8. I’m thankful for the strides we’ve made in research and treatments, but there’s so much work to be done. Hopefully we will see an end within our lifetime.

  9. This is such a horrible disease I wish it would something that could be eradicated, Education is the best way to prevent it I believe I am so glad there is someone that is willing to do it.

  10. Jennifer Van Huss

    Great post! I agree, many people think it isn’t something that will happen to them,but you NEVER know!! Its such a sad disease and the stats are scary!

  11. It’s definitely good to raise awareness about this awful disease. It can happen to anyone so you have to take precautions.

  12. The naive-ness of many is such a sad fact! It is like germs, many think they dont need to wash their hands because they are not sick, ect. The more information we get out there, the better chance it sinks in for someone! Thanks for the info!

  13. That’s a lot of people infected every year. So important to talk about prevention.

  14. I believe that people should be more aware of how the disease is spread and that we must take measures to control the spread of HIV infection (and AIDS). I agree that we should stop the stigma and spread awareness instead.

  15. I’m glad you posted this blog. AIDS, like cancer, doesn’t discriminate. Like you, I’ve lost friends to AIDS, but it seems a lot of people have forgotten it is a dangerous threat that we need to guard against.

  16. I actually did not know there was an HIV day but I’m glad there is. I’ve known people with HIV and it’s heartbreaking that there is no cure.

  17. This is a great campaign. We really don’t hear about HIV as much as we used to back in the 90s and early 2000s, but we shouldn’t forget about it.

  18. ellen beck

    I tweeted about it yesterday. I saw on the news some CEO has incresed a drug usually used by HIV/AIDs patients by 5000 percent going from just under 14 dollars to 750 a piill. He is totally under fire for doing it. He is some young former hedge funder named Martin Shkreli. The drug is over 62 years old and is called Daraprim.
    You should see the tweets to this fella- it isnt pretty. He finally protected his tweets !

  19. Great campaign to bring awareness and to stop HIV. The lack of education in Africa is the real issue.

  20. Sabrina @ Dinner, then Dessert

    This disease is still a huge problem! We need to do more to educate people about its danger!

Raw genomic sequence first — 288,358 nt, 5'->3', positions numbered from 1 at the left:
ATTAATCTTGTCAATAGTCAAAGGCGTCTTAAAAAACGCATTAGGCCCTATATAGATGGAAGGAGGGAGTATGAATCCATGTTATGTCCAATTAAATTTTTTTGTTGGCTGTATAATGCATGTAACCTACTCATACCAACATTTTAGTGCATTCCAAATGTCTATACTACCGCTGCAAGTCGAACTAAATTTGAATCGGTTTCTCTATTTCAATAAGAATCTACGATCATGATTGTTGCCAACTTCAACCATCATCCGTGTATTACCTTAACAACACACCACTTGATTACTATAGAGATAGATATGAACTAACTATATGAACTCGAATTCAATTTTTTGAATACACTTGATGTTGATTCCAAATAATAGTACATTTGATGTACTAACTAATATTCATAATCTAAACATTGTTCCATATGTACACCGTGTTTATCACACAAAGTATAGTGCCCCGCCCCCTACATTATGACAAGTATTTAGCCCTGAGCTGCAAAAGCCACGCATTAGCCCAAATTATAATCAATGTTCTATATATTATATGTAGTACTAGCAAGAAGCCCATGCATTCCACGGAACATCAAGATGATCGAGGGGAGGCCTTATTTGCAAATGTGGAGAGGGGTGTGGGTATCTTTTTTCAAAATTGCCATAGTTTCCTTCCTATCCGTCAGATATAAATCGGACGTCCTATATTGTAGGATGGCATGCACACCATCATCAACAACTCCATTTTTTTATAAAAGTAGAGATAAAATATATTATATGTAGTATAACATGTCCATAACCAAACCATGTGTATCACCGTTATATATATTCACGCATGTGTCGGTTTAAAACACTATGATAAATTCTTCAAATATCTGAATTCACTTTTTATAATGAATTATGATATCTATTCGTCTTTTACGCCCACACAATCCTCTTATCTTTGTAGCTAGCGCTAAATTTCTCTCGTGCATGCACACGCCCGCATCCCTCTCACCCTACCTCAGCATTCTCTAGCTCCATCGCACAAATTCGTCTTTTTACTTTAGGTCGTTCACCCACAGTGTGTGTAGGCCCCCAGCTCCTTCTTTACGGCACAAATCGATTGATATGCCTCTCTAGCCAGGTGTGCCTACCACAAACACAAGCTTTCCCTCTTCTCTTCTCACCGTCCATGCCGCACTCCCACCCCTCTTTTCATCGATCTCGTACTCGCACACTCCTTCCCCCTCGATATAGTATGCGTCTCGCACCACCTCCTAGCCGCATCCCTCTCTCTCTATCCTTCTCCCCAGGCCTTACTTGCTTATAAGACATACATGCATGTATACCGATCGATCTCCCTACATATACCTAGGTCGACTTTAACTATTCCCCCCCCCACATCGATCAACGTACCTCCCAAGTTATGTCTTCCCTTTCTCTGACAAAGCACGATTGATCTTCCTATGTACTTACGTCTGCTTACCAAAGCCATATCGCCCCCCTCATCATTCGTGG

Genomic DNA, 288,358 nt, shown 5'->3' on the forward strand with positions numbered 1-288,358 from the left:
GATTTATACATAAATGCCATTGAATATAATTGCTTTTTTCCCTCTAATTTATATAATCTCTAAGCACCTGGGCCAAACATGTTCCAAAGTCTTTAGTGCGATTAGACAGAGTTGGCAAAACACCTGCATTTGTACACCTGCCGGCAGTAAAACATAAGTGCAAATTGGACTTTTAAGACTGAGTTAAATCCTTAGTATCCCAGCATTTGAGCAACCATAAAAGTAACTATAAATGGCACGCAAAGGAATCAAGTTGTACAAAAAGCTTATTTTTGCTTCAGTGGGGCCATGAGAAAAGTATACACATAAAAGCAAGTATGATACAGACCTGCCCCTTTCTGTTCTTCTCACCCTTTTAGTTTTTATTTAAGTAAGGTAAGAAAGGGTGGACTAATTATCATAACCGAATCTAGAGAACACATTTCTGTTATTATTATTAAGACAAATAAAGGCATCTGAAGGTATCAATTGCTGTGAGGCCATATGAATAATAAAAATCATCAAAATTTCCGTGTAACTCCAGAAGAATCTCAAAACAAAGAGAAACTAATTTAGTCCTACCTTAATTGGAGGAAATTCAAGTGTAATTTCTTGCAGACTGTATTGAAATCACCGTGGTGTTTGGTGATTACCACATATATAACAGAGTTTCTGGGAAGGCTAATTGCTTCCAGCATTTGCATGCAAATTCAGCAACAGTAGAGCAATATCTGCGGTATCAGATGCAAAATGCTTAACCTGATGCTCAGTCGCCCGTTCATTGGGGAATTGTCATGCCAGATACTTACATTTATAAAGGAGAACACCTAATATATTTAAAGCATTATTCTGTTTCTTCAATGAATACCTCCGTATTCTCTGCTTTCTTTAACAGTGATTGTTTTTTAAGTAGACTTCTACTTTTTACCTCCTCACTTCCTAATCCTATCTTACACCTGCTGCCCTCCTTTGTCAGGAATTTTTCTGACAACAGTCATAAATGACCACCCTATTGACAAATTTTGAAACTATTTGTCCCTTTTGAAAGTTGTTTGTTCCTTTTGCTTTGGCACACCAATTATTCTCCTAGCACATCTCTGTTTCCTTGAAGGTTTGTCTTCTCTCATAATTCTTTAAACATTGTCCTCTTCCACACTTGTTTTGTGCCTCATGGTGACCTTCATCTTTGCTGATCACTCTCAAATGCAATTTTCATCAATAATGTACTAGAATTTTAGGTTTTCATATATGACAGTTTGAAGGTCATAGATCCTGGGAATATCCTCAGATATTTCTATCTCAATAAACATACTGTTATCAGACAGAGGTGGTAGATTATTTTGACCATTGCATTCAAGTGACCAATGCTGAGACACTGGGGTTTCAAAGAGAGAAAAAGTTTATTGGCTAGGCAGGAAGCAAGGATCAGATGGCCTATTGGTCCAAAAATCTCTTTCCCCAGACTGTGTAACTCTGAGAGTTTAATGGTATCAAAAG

21. HIV is so sad. I truly don’t even know what to say about it. CHIKUMBUSO sounds pretty awesome and gives great advice. HIV is such a horrible, awful disease.

  22. It amazes me that there are still so many affected with this disease here in the US despite education and research. We definitely need to continue to spread awareness.

  23. That is a scary thing. I am glad tat thereis an awarenessss like this to inform peple.

  24. It’s amazing how much progress has been made towards quality of life with those affected by the disease, but there is still a lot more to learn. Spreading awareness is key to prevention!

  25. it’s crazy how this is still growing at an exponential rate. it’s sad and i really hope that a cure is found soon.

  26. I did not realize the statistics for HIV. I am surprised it is climbing still. We need to do more education so people can protect themselves.

  27. I had no idea so many folks were affected. Thank you for spreading the word about this important day

  28. Thank you for helping t bring awareness to this epidemic. People don’t seem to realize just how serious HIV is. It’s so important to teach them.

  29. Yona Williams

    I remember talk of HIV and AIDS was so very prominent during the 80s when I was a kid. It seems that the effort to scare, educate and make people aware doesn’t seem as urgent before. I think people don’t “fear it” or even acknowledge it as much as in the past, and that’s sad. The kids of today (who are having sex earlier than before) are completely clueless to STDs in general. They think they are invincible.

  30. This is a great campaign to help bring awareness about HIV back into the spotlight. It can happen to anyone so you have to take precautions, and education is very important!

  31. I am so sad to hear that HIV/AIDS is still a major problem. We need to continually preach the message of safe sex to prevent the spread of this disease.